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- ChapterSource: Valente M, Valente L, ed. Adult Audiology Casebook. 2nd Edition. Thieme; 2020. doi:10.1055/b-006-161154Comment: NA is a 61-year-old male diagnosed with Meniere’s disease 10 years ago. He reports previous fluctuating hearing loss that has stabilized for approximately 1 year. Additional symptoms include intermittent bilateral low-frequency roaring tinnitus, but no recent episodes of vertigo or imbalance. NA states the primary symptoms of his Meniere’s disease include fluctuating hearing and dizziness, and both have subsided following dietary changes (e.g., lower salt intake and no caffeine). He also reports a history of occupational noise exposure and his mother had hearing loss at a young age from an unknown cause. NA denies recent ear infections, aural fullness, or drainage.
Chapter 1. Managing Mild Hearing Loss, Selected From Pediatric Audiology Casebook, 2e, Jane R. Madell, Carol Flexer, Jace Wolfe, and Erin C. Schafer, 2020Source: Madell J, Flexer C, Wolfe J et al., ed. Pediatric Audiology Casebook. 2nd Edition. Thieme; 2019. doi:10.1055/b-006-149649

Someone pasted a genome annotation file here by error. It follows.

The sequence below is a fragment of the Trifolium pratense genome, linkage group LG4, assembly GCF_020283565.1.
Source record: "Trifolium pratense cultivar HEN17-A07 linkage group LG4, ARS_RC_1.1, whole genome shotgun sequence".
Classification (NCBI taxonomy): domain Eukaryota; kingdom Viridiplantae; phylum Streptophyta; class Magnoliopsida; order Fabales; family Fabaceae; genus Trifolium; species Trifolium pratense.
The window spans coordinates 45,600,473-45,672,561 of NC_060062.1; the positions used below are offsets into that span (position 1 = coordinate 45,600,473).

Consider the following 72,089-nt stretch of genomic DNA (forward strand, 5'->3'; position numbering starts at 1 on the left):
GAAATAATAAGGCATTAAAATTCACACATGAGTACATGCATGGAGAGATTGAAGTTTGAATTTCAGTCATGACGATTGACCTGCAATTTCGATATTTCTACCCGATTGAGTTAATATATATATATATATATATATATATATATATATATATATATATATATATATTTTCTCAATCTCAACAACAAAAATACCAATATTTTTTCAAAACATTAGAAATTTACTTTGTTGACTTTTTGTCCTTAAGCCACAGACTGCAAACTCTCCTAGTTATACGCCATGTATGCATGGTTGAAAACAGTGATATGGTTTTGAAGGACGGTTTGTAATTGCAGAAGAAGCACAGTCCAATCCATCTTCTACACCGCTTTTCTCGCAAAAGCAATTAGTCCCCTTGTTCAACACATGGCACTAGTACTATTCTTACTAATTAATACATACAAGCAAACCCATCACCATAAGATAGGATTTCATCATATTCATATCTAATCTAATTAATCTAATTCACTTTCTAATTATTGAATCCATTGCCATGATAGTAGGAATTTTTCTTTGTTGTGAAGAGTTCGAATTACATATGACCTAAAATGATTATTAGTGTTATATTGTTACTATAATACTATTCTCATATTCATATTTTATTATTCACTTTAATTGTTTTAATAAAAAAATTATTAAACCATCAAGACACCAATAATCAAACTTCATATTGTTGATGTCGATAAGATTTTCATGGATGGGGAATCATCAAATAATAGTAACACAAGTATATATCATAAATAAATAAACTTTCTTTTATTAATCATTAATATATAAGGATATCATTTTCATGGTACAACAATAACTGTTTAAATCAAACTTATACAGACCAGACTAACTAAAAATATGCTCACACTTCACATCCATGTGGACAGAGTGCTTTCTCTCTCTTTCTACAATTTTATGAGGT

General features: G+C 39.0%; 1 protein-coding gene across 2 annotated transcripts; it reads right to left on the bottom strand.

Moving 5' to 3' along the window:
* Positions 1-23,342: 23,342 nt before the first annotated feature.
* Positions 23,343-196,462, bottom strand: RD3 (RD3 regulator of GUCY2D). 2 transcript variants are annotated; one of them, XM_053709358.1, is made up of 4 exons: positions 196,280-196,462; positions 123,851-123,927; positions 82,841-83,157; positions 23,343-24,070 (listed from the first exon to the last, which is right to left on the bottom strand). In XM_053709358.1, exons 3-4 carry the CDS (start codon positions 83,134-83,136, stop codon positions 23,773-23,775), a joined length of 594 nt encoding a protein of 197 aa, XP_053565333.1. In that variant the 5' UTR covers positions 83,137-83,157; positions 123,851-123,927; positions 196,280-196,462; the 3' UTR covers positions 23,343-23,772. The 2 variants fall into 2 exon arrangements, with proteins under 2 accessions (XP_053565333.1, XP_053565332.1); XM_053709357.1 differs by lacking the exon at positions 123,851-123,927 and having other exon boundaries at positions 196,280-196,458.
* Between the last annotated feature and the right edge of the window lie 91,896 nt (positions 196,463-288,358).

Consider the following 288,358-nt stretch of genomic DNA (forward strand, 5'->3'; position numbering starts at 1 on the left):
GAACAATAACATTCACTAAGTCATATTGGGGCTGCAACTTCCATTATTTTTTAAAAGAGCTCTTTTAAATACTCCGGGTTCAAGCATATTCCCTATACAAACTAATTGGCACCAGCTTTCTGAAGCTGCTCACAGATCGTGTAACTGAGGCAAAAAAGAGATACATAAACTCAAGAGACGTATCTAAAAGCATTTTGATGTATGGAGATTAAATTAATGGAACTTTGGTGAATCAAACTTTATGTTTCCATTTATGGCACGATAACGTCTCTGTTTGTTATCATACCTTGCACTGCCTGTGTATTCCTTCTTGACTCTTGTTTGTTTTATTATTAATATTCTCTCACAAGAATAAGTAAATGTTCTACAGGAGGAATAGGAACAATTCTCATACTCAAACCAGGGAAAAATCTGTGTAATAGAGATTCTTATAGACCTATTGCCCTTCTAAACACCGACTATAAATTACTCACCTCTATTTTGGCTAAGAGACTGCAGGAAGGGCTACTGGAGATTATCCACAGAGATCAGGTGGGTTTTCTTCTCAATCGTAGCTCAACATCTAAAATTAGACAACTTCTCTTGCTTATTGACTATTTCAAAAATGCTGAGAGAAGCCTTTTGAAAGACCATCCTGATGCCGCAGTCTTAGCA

- CockpitComment: Sam is a 5-year-old who was enrolled in a longitudinal study of outcomes of children with hearing loss (Outcomes of Children with Hearing Loss, OCHL). Records indicate that Sam referred on the newborn hearing screen in both ears, and the family was given a written recommendation for a follow-up rescreen by 4 weeks of age. Medical records from his pediatrician do not mention a referral on the newborn hearing screen or any hearing-related follow-up until age 14 months when Sam presented with otitis media. He received bilateral tympanostomy tubes at 18 months after experiencing chronic middle ear effusion. Sam’s mother reported that he was fitted with hearing aids (HAs) at age 3 years and was not enrolled in early intervention services due to his late confirmation of hearing loss.
- CockpitComment: This case highlights the team approach to management of children with hearing loss, including: the importance of viewing the whole child and desired communication and educational outcomes; supporting and guiding the parents with provision of relevant information; use of the Listening Age Formula; the Cottage Acquisition Scales for Listening, Language, and Speech; and various norm-referenced speech and language tests.
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